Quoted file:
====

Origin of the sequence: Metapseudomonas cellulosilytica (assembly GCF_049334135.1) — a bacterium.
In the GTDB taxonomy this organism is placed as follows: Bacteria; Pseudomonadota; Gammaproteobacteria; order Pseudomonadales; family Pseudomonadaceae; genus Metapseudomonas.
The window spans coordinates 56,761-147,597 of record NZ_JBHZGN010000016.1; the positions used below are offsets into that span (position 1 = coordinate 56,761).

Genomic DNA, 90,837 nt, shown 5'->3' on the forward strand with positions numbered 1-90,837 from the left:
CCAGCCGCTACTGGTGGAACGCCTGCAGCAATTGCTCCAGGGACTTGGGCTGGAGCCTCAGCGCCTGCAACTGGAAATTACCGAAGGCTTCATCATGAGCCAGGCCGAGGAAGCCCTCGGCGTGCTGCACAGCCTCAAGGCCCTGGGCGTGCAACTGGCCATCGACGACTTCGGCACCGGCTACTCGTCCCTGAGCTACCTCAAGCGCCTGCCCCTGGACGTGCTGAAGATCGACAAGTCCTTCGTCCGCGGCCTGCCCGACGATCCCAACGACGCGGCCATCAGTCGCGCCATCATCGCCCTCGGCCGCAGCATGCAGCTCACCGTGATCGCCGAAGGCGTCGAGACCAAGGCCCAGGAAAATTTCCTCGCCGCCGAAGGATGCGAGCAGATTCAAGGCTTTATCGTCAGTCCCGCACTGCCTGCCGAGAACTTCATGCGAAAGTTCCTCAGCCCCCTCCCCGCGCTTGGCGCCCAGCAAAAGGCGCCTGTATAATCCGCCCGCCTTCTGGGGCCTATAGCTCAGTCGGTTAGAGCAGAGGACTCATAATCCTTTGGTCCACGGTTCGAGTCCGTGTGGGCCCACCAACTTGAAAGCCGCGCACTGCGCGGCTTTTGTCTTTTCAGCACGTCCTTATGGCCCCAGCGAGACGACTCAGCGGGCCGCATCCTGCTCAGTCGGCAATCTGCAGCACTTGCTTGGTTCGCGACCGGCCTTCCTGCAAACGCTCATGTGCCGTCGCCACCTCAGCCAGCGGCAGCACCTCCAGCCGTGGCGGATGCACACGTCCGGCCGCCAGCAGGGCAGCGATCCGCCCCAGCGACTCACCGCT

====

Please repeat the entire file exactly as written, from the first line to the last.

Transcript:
Origin of the sequence: Metapseudomonas cellulosilytica (assembly GCF_049334135.1) — a bacterium.
In the GTDB taxonomy this organism is placed as follows: Bacteria; Pseudomonadota; Gammaproteobacteria; order Pseudomonadales; family Pseudomonadaceae; genus Metapseudomonas.
The window spans coordinates 56,761-147,597 of record NZ_JBHZGN010000016.1; the positions used below are offsets into that span (position 1 = coordinate 56,761).

Genomic DNA, 90,837 nt, shown 5'->3' on the forward strand with positions numbered 1-90,837 from the left:
CCAGCCGCTACTGGTGGAACGCCTGCAGCAATTGCTCCAGGGACTTGGGCTGGAGCCTCAGCGCCTGCAACTGGAAATTACCGAAGGCTTCATCATGAGCCAGGCCGAGGAAGCCCTCGGCGTGCTGCACAGCCTCAAGGCCCTGGGCGTGCAACTGGCCATCGACGACTTCGGCACCGGCTACTCGTCCCTGAGCTACCTCAAGCGCCTGCCCCTGGACGTGCTGAAGATCGACAAGTCCTTCGTCCGCGGCCTGCCCGACGATCCCAACGACGCGGCCATCAGTCGCGCCATCATCGCCCTCGGCCGCAGCATGCAGCTCACCGTGATCGCCGAAGGCGTCGAGACCAAGGCCCAGGAAAATTTCCTCGCCGCCGAAGGATGCGAGCAGATTCAAGGCTTTATCGTCAGTCCCGCACTGCCTGCCGAGAACTTCATGCGAAAGTTCCTCAGCCCCCTCCCCGCGCTTGGCGCCCAGCAAAAGGCGCCTGTATAATCCGCCCGCCTTCTGGGGCCTATAGCTCAGTCGGTTAGAGCAGAGGACTCATAATCCTTTGGTCCACGGTTCGAGTCCGTGTGGGCCCACCAACTTGAAAGCCGCGCACTGCGCGGCTTTTGTCTTTTCAGCACGTCCTTATGGCCCCAGCGAGACGACTCAGCGGGCCGCATCCTGCTCAGTCGGCAATCTGCAGCACTTGCTTGGTTCGCGACCGGCCTTCCTGCAAACGCTCATGTGCCGTCGCCACCTCAGCCAGCGGCAGCACCTCCAGCCGTGGCGGATGCACACGTCCGGCCGCCAGCAGGGCAGCGATCCGCCCCAGCGACTCACCGCT